Flavor of Week: How To Say Happy Birthday

MILEY'S SWEET 16 Ñ Miley Cyrus will celebrate her ÒSweet 16Ó during a once-in-a-lifetime birthday bash at Disneyland in California this fall.  ÒMileyÕs Sweet 16 Ð Share The CelebrationÓ will be an unforgettable event for Miley and her fans that also will serve to recognize Youth Service America and help drive awareness of the need for youth volunteerism.  The Hollywood-style bash is planned for Sunday, Oct. 5, from 6 to 11 p.m., with ticket sales limited to 5,000 fans.  Tickets, priced at $250, go on sale at 9 a.m. PDT, Saturday, Aug. 30, at www.disneyparks.com/miley.   (Scott Brinegar/Disneyland)

Today, my little brother turned seventeen. This is a big deal. He can drive and now has an age-specific magazine to which he can properly relate in times of need, like a long distance BFF.

I felt pure enjoyment from reading the posts on his Facebook timeline. A lot of people wrote, “happy birthday bro,” which made me feel like a proud older sister–“bro” is probably the male equivalent of the female “babe,” meaning guys who have man-crushes on my little brother have written on his wall and yes, after all these years, he is a well-liked chap.

Writing on someone’s “timeline” for his or her birthday is the perfect thing to do when you have a man-crush/girl crush (as aforementioned), or even just a general crush (to whom you don an extra !! at the end of your birthday wish. Maybe he’ll notice me now!!!!!). Before Facebook, happy birthday’s were said the old fashioned way, like when passing someone in the hall even if you weren’t super tight.

But Facebook has added a new dimension to the birthday: it’s kind of like receiving a million cards; it gives you something extra with which you can measure how great your birthday was; it gives certain people no excuse not to say happy birthday because of how easy it can be to just say it, thereby allowing you to use your birthday as a way to gauge the legitimacy some of your relationships. (Then again, should we really be gauging the legitimacy of our relationships based on a Facebook wall post, or lack thereof?)

I’ve spent whole birthdays waiting to see if a few specific characters, let’s call them, reach out to me. And then the birthday is over, and they either haven’t reached out or they have. At this point, I can either pat myself on the back and be like, “you’re definitely the bigger person here,” or I can pout and hope they send a regretful text the next day, which they usually do.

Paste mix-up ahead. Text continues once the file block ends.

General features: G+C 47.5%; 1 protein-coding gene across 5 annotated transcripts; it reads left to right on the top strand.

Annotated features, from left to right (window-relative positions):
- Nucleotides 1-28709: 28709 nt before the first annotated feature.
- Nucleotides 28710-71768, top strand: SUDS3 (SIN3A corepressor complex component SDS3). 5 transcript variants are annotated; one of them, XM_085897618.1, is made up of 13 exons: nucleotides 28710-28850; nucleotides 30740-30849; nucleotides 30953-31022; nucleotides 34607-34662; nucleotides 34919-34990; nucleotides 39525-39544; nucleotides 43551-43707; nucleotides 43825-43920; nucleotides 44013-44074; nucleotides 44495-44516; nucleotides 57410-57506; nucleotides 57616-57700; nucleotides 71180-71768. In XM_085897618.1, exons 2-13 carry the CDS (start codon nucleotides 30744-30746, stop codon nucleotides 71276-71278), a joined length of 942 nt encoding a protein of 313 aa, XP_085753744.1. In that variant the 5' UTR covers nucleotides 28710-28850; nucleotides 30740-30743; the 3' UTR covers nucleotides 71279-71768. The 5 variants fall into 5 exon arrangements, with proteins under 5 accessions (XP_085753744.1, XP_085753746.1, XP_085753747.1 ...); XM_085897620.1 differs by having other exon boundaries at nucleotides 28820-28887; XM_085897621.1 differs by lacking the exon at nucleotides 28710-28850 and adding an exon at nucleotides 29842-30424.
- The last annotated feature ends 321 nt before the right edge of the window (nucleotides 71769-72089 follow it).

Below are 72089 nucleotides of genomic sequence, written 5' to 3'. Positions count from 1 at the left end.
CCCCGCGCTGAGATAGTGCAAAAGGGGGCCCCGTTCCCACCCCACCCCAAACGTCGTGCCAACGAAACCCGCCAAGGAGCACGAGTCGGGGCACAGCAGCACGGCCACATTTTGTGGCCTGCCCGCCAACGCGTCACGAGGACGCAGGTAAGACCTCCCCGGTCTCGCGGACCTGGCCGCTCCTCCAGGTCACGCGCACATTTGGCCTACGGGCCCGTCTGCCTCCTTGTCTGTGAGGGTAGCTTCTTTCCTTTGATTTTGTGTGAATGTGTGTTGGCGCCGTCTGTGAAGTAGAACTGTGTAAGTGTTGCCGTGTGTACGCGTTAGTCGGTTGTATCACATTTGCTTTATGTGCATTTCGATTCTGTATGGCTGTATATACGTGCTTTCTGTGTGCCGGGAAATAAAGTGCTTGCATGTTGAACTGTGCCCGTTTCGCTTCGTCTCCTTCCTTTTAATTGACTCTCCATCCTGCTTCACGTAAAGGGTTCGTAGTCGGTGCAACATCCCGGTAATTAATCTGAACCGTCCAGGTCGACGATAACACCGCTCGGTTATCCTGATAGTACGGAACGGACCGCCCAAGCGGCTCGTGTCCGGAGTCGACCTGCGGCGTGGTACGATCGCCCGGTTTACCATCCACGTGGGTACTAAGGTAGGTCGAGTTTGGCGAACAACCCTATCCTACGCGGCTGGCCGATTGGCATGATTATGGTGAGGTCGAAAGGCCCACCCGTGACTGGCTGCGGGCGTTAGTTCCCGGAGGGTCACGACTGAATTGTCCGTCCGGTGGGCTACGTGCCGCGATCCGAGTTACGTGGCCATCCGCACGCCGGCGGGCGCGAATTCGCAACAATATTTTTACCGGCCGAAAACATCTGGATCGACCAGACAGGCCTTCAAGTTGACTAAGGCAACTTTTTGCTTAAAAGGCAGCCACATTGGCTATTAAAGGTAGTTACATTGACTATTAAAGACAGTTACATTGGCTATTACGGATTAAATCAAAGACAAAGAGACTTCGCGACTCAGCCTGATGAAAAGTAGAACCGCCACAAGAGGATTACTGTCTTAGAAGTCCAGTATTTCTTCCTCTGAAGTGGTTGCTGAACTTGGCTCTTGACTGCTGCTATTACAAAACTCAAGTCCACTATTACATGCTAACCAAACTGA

I am intrigued by the way we use Facebook to extend warmest wishes on the anniversary of one’s birth. There is nothing greater than birthday collages, or when you see wall posts from one best friend to another even though they’ve obviously been speaking since the clock struck midnight. Still, we love the extra gift, free of monetary cost, yet with invaluable social cost, that Facebook gives us each year.

That all being said, I rarely use Facebook to convey birthday wishes.

It’s great for girl-crushes, it’s great for people whose phone numbers I don’t have but wish I did, and in my eyes, that’s about it. The last Facebook photo collage I made was for my best guy friend and included photos of us making strange faces on a camel in Israel. In that case, it was, as they say, irresistablé.

My most important question as of recent: Is it better to make a wall post, or to not say “happy birthday” at all?

There are pros and cons to each type of birthday wish, from Hallmark card in the mail to Instagram comment to text to phone call to Facebook message (yes, it holds a different weight than a Facebook wall post). “Happy birthday” isn’t really about wishing someone another year of beautiful life, preferably processed with VSCOcam C1 filter. It isn’t even really about what you say–well, unless you’re giving me extra exclamation points or a <3 or a “babe”. It’s about how you say it.

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